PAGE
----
Just kidding! Let me be a little more specific about my life. The trouble with me is that I have both sides of my brain working so that means that I have always liked math as well as drawing (see some of my doodlings here) and music. So, when someone would ask me:”What do you want to be when you grow up?” I wouldn’t know what to say! Well, first I wanted to be – as the 98% of all the other girls – an actress. I did try out for the University of Acting in Prague but didn’t make it to the last round. So, after some soul searching, I decided to try out for the University of Business. After all, my mother always wanted me to be a diplomat (!!), so why not? As I was waiting for the exam results my father’s American friend (let’s call him Mac) came to visit us. The summer before Mac’s visit I worked as an Au pair in England to improve my English skills for the upcoming high school final exams (I guess here the equivalent of that would be the SATs). Because of this nannying experience I was able to communicate with Mac very well. One day all of us were went for a walk around town and Mac made me an offer. He said if I tried out for a scholarship at their local college I could live with his family for free. The thought of me going to AMERICA was just insane! First of all, my dream was to go to Italy (!) and second, America was so far! But I did apply for the scholarship and low-and-behold – I got it! By that time I also found out I was accepted to the University of Business as well.What to do?? After some time of thinking everything over I decided I would go to the US just for a year – to master my English skills.
Right before I left I had a couple of “star” moments: I was a one-day tour guide to a famous European DJ Paul Van Dyk when he performed in Prague and played a part in a Japanese TV show!! The tour guide experience was a success but the Japanese show totally flopped. But since it was shot in Prague I got to fly back home for couple of weeks for free. Anyhow, once I started school in the US – guess what – I began to like it here and stayed for 2 more years until my scholarship was over, transfered to a local University and – after changing my degree about 5 times – I finally graduated with a degree in Biology. During these school years I had also met my wonderful husband in one of my GE classes, married him and now we have a beautiful baby girl ! Simply a fairytale come true…even Popelka* would be jealous!
Although I love America I am proud of my Czech heritage (as well as my Slovak heritage since my grandpa was Slovak) and do miss the Czech culture. That is why ever since the beginning of my stay in the US I would always try to find some Czechs or Slovaks in my neighborhood. The International Club at my school seemed to have all nationalities but Czech. After months of searching I finally sniffed out this local Czech guitarist player who told me that him and other local Czechs met once a month and that I should come. I became really excited and when the time came I headed for the Czech meet up. When I got to the restaurant I looked around but didn’t see any Czech-looking group. The only gathering I saw was this table with a bunch of old and grumpy-looking guys who were sitting in a complete silence, each staring at the big jug of bear sitting in front of them. I thought to myself: “that couldn’t be the Czech group I am looking for!”. So I asked the hostess and she, indeed, pointed to that particular table. Without giving it another thought, I then proceeded to turn around and drove back home. That was my first “Czech community” experience. Throughout the years I met some other Czechs/Slovaks but they would either have the “everything-sucks” attitude (which would make me feel depressed) or they were just visiting and went back home after a while. I also tried to look for some Czech info on the internet. Most of the Czech-American websites I found were just….let us say…unsatisfying. Even the “Current Events” page listed at the Embassy of the Czech Republic website were 2 years old for Heaven’s Sake!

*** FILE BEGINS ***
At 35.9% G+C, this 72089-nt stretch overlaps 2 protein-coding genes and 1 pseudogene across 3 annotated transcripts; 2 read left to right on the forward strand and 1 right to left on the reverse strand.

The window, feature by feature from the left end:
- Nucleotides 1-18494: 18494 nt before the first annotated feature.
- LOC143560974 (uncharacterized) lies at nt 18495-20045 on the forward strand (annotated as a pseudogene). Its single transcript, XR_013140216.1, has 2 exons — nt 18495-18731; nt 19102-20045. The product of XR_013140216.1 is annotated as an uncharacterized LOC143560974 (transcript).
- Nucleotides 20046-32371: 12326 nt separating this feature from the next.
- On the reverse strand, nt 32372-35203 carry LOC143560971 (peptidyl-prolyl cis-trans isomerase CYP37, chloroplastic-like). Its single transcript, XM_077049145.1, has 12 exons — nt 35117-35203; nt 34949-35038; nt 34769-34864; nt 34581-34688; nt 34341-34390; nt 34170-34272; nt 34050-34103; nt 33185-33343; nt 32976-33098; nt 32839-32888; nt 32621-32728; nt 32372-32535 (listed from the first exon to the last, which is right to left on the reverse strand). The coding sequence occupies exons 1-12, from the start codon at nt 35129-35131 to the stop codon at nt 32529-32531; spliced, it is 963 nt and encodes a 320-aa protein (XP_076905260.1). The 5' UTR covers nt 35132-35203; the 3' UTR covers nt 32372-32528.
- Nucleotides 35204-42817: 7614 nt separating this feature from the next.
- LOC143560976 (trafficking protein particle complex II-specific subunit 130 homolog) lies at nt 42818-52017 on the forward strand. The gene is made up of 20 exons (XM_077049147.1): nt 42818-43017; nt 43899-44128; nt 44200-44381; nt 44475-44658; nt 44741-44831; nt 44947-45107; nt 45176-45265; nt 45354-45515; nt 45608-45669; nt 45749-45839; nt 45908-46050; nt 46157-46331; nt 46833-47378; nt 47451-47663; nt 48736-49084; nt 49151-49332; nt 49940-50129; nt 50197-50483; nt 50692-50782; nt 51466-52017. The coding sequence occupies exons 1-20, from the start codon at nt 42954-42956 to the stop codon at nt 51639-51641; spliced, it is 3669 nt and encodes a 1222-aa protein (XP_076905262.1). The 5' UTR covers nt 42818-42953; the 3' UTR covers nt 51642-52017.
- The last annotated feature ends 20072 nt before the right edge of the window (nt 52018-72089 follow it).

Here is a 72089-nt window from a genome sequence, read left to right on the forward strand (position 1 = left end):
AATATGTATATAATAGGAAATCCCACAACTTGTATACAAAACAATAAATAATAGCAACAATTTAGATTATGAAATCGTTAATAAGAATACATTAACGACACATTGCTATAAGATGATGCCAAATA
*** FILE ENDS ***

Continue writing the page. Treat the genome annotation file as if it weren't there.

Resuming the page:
This whole bitter-sweet journey of trying to connect with other fellow Czechs made me wonder: ” There must be an easier way for us to find each other”. That is how I started to think toward the Czechmate diary direction. I just didn’t know where to start. I knew I wanted to write a series of short stories someday that would describe some of the things I had to face while getting used to a completely new culture. One day my husband suggested that I start a blog about all this. And I said: “What’s a blog?” After a few months of frustrating as well as rewarding experiences of finding out what blogging was all about I finally arrived: I created my own blog where the content is exactly what I have been looking for all these years! And it works out great because it allows me not only to connect with other Czechs and Slovaks in the US (and abroad), but it also motivates me to research things from Czech culture and history that I have always been interested in. That is how I stay in touch with my Czech heritage and it makes me feel fulfilled. The satisfaction also comes from the fact that lot of my viewers are also 2nd and 3rd generation Czechs living abroad who do not speak the actual Czech language anymore (fluently anyway) but are very interested in Czech culture. These people want to connect with the Czech culture as much as the “regular” Czechs and Czechmate diary allows them to do that.
* Popelka = Czech-style CinderellaIf you liked this post buy me a coffee! (Suggested:$3 a latte $8 for a pound) Thanks!